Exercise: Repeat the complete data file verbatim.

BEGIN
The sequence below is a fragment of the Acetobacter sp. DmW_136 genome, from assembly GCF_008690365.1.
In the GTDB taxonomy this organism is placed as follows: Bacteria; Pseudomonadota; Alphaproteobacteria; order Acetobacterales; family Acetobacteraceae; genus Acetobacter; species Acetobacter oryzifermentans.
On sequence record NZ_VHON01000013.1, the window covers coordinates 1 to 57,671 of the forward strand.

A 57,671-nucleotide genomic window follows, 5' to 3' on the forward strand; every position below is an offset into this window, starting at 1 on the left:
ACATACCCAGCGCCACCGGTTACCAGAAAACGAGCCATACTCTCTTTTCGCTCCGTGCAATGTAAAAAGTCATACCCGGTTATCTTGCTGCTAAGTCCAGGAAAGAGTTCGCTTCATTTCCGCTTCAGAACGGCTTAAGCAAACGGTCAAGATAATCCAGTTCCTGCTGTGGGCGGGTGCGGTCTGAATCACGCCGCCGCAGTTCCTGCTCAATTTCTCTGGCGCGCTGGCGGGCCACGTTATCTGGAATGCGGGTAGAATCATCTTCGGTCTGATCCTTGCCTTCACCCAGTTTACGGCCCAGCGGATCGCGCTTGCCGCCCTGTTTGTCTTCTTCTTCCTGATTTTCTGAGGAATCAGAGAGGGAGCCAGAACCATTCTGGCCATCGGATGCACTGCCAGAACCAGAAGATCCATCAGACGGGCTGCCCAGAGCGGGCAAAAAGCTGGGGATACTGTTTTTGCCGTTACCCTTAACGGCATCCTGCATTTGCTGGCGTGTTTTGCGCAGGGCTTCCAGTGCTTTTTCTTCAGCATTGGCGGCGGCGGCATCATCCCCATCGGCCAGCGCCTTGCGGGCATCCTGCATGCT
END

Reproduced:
The sequence below is a fragment of the Acetobacter sp. DmW_136 genome, from assembly GCF_008690365.1.
In the GTDB taxonomy this organism is placed as follows: Bacteria; Pseudomonadota; Alphaproteobacteria; order Acetobacterales; family Acetobacteraceae; genus Acetobacter; species Acetobacter oryzifermentans.
On sequence record NZ_VHON01000013.1, the window covers coordinates 1 to 57,671 of the forward strand.

A 57,671-nucleotide genomic window follows, 5' to 3' on the forward strand; every position below is an offset into this window, starting at 1 on the left:
ACATACCCAGCGCCACCGGTTACCAGAAAACGAGCCATACTCTCTTTTCGCTCCGTGCAATGTAAAAAGTCATACCCGGTTATCTTGCTGCTAAGTCCAGGAAAGAGTTCGCTTCATTTCCGCTTCAGAACGGCTTAAGCAAACGGTCAAGATAATCCAGTTCCTGCTGTGGGCGGGTGCGGTCTGAATCACGCCGCCGCAGTTCCTGCTCAATTTCTCTGGCGCGCTGGCGGGCCACGTTATCTGGAATGCGGGTAGAATCATCTTCGGTCTGATCCTTGCCTTCACCCAGTTTACGGCCCAGCGGATCGCGCTTGCCGCCCTGTTTGTCTTCTTCTTCCTGATTTTCTGAGGAATCAGAGAGGGAGCCAGAACCATTCTGGCCATCGGATGCACTGCCAGAACCAGAAGATCCATCAGACGGGCTGCCCAGAGCGGGCAAAAAGCTGGGGATACTGTTTTTGCCGTTACCCTTAACGGCATCCTGCATTTGCTGGCGTGTTTTGCGCAGGGCTTCCAGTGCTTTTTCTTCAGCATTGGCGGCGGCGGCATCATCCCCATCGGCCAGCGCCTTGCGGGCATCCTGCATGCT